Suffering & Greatness

If suffering causes greatness, how is it that when the wise
men were asked, chavivin alecha yisurin, do you love suffering? One case after the other they replied no, lo hein vlo sechoron, they didn't want suffering.
Could I say that it's good for you to suffer, and therefore I am not going to help you, because suffering will make you great? No! That's wickedness. I am enjoined by the Torah and by common sense; I must try to help you alleviate your suffering. I can't worry about your spiritual progress, I have to worry about your physical benefits; that's a general rule. You say no, let the man be hungry, because while he is hungry he won't learn gluttony, he won't pursue things that perhaps even would harm his health.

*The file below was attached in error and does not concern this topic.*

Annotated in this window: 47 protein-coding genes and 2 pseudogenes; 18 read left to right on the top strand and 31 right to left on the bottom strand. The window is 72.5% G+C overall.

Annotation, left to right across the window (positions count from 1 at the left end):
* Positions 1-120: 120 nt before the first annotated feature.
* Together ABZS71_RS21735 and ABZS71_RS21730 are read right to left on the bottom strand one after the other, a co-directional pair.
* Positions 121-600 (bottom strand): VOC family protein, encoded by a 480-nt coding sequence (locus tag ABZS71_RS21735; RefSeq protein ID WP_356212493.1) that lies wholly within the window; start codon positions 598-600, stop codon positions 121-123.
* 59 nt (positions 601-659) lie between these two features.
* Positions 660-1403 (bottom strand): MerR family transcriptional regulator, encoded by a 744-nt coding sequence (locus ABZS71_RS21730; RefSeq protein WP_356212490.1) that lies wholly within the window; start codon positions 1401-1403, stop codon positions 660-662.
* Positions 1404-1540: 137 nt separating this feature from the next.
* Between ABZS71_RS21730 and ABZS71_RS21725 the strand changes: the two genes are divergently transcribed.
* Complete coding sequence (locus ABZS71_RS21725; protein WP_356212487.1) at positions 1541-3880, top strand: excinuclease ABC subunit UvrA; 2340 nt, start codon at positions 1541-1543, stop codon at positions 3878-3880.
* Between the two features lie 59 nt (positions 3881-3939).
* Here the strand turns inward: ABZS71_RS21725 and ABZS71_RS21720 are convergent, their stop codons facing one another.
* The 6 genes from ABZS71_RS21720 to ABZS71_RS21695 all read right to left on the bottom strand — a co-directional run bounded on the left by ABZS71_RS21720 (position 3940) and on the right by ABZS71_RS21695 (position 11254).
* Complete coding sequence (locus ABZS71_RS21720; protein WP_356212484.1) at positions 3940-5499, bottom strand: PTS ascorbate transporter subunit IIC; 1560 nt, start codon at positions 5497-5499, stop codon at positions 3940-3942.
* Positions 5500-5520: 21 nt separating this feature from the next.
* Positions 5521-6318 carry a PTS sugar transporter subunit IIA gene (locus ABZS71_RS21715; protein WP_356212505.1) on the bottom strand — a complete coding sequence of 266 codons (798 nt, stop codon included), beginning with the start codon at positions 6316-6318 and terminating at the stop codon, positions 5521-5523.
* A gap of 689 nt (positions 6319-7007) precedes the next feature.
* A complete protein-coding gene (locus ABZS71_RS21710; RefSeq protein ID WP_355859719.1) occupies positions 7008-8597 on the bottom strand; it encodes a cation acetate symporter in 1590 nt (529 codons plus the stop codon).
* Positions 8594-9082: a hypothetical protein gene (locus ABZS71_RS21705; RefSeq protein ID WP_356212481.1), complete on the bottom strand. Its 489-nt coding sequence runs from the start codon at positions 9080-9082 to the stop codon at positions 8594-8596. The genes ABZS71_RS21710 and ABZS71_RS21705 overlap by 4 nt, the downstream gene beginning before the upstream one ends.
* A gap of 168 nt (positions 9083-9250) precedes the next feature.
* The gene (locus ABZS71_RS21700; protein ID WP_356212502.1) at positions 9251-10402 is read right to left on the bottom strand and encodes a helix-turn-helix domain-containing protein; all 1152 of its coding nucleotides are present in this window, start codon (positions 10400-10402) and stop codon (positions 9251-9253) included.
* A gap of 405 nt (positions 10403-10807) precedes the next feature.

When people don't have much to eat, usually they live longer, people that have too much to eat, we know they kill themselves. No that's not our business. Our business is to supply people with all kind of good things, let them use their discretion.

     Only when suffering did come on somebody, when it was unsought, then he looked back and he recognized the value that he received from it. It's always a post facto thing. We never seek suffering, because our bodies are not ours, and just as we are commanded to help our fellow man alleviate his suffering, we have to help this fellow man alleviate his suffering. We have no right to inflict suffering on our bodies, they are only loaned to us; we and our bodies are two different entities. We can't make our bodies suffer because we want spiritual progress. It's like I cannot make you suffer.

     It's like a husband and wife, the wife tells the husband, "no more pastry in our house because I have to reduce." You can't make your husband suffer because of you. Therefore your poor body doesn't have to suffer because of you.

Good Shabbos To All,
Rabbi Avigdor Miller


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